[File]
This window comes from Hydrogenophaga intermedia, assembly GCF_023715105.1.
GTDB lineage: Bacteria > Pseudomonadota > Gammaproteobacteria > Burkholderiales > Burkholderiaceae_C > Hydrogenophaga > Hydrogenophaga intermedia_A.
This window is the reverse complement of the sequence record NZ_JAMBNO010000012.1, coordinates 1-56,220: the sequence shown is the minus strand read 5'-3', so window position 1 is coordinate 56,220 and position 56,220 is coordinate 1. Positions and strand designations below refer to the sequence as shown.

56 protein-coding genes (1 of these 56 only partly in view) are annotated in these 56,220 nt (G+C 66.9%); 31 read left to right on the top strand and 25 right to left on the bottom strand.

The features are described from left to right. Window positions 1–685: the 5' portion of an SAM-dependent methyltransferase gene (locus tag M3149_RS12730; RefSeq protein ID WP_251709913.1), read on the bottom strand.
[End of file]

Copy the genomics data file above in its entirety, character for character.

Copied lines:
This window comes from Hydrogenophaga intermedia, assembly GCF_023715105.1.
GTDB lineage: Bacteria > Pseudomonadota > Gammaproteobacteria > Burkholderiales > Burkholderiaceae_C > Hydrogenophaga > Hydrogenophaga intermedia_A.
This window is the reverse complement of the sequence record NZ_JAMBNO010000012.1, coordinates 1-56,220: the sequence shown is the minus strand read 5'-3', so window position 1 is coordinate 56,220 and position 56,220 is coordinate 1. Positions and strand designations below refer to the sequence as shown.

56 protein-coding genes (1 of these 56 only partly in view) are annotated in these 56,220 nt (G+C 66.9%); 31 read left to right on the top strand and 25 right to left on the bottom strand.

The features are described from left to right. Window positions 1–685: the 5' portion of an SAM-dependent methyltransferase gene (locus tag M3149_RS12730; RefSeq protein ID WP_251709913.1), read on the bottom strand.